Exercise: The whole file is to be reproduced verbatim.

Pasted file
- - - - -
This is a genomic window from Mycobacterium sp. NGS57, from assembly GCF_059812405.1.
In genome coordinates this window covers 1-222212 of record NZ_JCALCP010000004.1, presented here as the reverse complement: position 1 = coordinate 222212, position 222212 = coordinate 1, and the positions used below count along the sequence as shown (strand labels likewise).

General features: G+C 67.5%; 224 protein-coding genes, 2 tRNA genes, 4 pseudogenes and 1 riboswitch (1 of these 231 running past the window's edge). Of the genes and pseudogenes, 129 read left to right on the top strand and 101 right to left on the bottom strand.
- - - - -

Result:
This is a genomic window from Mycobacterium sp. NGS57, from assembly GCF_059812405.1.
In genome coordinates this window covers 1-222212 of record NZ_JCALCP010000004.1, presented here as the reverse complement: position 1 = coordinate 222212, position 222212 = coordinate 1, and the positions used below count along the sequence as shown (strand labels likewise).

General features: G+C 67.5%; 224 protein-coding genes, 2 tRNA genes, 4 pseudogenes and 1 riboswitch (1 of these 231 running past the window's edge). Of the genes and pseudogenes, 129 read left to right on the top strand and 101 right to left on the bottom strand.